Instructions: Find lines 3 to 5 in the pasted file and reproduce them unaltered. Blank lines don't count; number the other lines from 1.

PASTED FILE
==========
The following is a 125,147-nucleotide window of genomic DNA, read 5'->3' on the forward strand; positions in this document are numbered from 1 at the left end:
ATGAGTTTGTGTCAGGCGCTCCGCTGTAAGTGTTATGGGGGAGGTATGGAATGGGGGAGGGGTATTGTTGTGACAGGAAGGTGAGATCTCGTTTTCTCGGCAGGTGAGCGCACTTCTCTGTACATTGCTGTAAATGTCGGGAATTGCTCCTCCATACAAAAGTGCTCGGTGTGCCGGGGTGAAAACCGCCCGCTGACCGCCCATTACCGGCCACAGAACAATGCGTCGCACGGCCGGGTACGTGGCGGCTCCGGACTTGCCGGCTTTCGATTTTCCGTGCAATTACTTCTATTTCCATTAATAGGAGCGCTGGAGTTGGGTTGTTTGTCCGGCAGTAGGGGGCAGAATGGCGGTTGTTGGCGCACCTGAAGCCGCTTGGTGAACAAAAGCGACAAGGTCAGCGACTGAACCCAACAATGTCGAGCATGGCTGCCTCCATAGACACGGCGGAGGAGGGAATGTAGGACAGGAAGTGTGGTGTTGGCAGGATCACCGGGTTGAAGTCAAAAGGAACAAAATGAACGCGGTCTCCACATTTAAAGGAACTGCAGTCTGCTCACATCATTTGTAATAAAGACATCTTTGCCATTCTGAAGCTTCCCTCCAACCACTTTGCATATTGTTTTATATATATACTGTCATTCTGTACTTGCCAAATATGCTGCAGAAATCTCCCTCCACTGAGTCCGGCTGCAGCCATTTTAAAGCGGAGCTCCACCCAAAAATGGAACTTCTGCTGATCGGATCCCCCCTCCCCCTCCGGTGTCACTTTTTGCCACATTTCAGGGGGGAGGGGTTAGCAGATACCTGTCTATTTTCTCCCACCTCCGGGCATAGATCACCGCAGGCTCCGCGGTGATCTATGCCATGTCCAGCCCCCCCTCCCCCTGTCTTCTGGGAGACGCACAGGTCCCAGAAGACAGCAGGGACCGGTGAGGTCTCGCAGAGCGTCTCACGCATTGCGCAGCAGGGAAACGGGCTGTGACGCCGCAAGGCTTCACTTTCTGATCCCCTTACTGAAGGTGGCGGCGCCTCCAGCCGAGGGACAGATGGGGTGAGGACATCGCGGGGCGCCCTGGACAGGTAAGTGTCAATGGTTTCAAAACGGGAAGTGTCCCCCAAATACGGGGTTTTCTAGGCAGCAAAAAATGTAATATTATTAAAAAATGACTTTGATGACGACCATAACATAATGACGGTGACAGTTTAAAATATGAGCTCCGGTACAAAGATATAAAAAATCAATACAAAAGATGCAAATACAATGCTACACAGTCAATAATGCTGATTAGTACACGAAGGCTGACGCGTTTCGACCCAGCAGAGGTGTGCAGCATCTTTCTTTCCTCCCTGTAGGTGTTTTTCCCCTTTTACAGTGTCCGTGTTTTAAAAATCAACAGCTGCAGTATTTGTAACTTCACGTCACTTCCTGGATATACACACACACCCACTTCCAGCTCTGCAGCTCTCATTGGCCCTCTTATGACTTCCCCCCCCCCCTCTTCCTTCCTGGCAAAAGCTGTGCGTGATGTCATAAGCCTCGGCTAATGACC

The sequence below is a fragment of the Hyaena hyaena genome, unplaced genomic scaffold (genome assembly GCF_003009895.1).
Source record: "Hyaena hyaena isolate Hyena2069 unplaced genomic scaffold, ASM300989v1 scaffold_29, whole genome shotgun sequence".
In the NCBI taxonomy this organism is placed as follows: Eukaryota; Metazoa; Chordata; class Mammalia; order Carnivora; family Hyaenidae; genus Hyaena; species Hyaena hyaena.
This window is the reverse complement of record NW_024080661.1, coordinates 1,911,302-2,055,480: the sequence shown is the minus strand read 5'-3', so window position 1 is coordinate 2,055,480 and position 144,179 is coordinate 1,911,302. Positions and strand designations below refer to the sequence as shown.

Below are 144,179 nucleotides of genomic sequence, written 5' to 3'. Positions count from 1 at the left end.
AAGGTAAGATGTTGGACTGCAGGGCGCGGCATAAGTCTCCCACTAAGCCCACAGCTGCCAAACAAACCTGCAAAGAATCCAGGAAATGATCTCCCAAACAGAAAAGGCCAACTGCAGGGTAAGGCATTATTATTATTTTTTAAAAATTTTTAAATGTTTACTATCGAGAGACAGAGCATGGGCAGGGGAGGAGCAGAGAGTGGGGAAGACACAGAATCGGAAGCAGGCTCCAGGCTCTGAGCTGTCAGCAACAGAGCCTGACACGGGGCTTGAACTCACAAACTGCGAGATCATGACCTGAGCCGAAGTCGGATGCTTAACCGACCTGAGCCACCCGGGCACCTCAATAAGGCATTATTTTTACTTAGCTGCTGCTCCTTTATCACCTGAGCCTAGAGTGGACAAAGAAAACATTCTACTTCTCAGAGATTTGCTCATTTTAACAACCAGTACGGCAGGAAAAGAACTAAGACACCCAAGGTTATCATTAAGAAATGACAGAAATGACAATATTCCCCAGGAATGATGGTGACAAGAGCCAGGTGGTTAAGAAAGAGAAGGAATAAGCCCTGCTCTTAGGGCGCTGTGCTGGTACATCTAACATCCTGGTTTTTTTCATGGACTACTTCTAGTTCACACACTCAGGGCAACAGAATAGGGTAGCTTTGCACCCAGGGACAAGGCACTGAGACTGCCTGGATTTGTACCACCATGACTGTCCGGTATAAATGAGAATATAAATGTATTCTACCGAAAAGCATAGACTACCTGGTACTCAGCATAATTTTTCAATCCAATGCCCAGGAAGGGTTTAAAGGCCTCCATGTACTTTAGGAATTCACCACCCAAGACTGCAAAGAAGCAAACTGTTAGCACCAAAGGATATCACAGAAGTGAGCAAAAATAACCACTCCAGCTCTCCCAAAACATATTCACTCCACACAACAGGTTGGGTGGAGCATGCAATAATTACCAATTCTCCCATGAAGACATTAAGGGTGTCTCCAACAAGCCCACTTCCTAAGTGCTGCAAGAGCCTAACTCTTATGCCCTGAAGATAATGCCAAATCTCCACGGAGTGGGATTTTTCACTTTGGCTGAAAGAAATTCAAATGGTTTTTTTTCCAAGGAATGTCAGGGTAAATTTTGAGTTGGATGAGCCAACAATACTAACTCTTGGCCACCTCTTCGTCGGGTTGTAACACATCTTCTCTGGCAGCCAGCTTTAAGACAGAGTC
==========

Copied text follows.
The sequence below is a fragment of the Hyaena hyaena genome, unplaced genomic scaffold (genome assembly GCF_003009895.1).
Source record: "Hyaena hyaena isolate Hyena2069 unplaced genomic scaffold, ASM300989v1 scaffold_29, whole genome shotgun sequence".
In the NCBI taxonomy this organism is placed as follows: Eukaryota; Metazoa; Chordata; class Mammalia; order Carnivora; family Hyaenidae; genus Hyaena; species Hyaena hyaena.